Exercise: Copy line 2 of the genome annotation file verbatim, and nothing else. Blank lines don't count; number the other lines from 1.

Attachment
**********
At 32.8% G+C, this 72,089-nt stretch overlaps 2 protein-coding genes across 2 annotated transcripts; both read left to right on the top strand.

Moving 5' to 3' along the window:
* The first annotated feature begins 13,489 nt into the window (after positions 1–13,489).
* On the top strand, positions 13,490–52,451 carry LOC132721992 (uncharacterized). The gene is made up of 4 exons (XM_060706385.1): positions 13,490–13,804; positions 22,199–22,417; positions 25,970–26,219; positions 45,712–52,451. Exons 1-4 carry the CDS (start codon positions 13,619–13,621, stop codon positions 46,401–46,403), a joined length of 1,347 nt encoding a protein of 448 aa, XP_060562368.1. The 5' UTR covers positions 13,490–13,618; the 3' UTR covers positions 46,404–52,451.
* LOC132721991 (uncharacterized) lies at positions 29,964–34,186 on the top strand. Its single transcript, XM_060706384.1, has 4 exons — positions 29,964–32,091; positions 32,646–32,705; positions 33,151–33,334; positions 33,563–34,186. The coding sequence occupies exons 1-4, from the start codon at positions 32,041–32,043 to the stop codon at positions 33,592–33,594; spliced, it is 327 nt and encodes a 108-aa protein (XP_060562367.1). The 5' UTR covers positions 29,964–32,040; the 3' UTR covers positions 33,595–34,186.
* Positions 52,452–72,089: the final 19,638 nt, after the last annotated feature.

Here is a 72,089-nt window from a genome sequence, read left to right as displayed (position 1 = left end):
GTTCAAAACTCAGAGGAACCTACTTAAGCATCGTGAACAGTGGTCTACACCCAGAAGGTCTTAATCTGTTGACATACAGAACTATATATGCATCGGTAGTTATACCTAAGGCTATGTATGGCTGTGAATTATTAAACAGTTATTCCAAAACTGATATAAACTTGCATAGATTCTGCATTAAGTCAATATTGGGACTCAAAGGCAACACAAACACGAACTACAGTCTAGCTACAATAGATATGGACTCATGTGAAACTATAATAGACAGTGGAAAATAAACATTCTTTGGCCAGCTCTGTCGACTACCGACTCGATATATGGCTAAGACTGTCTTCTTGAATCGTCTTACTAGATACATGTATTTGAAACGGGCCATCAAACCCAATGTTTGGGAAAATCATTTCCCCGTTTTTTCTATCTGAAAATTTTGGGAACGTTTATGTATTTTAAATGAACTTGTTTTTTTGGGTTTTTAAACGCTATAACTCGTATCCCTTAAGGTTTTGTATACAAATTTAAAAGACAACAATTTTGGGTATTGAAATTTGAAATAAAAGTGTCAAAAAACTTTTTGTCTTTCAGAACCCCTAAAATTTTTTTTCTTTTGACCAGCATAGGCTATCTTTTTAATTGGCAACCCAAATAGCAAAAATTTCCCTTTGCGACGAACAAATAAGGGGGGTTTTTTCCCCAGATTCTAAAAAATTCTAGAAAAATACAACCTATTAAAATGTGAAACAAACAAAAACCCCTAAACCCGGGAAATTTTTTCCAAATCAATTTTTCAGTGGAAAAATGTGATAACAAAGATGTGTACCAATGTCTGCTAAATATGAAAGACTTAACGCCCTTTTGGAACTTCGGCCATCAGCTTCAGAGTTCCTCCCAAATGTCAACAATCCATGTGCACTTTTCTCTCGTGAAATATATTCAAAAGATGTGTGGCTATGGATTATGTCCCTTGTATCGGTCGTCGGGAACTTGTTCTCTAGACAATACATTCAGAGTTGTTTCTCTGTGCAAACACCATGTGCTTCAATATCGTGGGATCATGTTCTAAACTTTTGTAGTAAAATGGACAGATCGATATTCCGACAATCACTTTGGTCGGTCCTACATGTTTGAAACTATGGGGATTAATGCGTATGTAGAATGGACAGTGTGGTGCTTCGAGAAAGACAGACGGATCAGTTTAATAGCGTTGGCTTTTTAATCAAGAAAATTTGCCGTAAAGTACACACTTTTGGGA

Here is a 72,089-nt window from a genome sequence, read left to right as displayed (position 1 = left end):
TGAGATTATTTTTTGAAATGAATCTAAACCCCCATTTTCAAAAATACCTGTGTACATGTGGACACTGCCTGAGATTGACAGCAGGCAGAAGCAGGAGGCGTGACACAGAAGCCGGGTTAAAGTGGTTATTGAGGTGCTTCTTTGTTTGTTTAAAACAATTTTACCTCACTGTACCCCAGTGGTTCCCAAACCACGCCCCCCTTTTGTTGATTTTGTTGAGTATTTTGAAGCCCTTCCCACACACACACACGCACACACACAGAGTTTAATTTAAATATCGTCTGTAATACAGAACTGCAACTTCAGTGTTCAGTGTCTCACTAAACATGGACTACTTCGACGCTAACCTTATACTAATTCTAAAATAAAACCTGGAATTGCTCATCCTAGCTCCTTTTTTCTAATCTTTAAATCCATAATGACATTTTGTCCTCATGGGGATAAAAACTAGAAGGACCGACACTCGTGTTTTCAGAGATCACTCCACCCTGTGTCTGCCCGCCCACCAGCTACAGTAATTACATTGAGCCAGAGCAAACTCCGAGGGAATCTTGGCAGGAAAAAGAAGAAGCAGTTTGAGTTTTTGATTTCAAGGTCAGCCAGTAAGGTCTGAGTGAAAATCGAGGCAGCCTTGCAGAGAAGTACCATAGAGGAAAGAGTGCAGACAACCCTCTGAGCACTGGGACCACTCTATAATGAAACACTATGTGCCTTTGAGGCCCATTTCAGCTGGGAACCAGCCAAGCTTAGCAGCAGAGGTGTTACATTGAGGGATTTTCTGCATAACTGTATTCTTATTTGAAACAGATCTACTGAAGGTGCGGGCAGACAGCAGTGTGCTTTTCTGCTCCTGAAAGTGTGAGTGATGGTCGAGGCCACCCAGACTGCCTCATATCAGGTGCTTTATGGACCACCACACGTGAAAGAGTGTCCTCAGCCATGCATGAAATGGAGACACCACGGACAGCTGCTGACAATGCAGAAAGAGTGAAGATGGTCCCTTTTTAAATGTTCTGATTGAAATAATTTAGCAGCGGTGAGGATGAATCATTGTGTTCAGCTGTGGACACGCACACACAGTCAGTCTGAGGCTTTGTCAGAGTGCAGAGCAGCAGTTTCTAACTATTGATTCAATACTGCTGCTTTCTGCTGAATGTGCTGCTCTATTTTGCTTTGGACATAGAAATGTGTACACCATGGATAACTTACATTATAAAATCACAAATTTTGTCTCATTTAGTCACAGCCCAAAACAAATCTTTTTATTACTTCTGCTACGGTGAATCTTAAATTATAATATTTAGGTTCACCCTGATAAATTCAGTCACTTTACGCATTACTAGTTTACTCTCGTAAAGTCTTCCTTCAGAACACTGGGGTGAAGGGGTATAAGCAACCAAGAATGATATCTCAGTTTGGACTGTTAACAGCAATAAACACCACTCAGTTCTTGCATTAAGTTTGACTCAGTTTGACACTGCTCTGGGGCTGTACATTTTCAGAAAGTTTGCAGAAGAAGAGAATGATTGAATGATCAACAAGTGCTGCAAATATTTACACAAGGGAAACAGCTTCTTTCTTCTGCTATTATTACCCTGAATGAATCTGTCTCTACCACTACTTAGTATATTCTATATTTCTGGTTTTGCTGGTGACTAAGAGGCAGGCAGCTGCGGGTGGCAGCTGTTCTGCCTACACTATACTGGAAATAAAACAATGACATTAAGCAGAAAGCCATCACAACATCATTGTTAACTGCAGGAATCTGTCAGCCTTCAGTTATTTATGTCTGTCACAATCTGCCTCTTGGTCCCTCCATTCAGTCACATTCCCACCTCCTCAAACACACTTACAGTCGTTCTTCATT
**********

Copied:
Moving 5' to 3' along the window: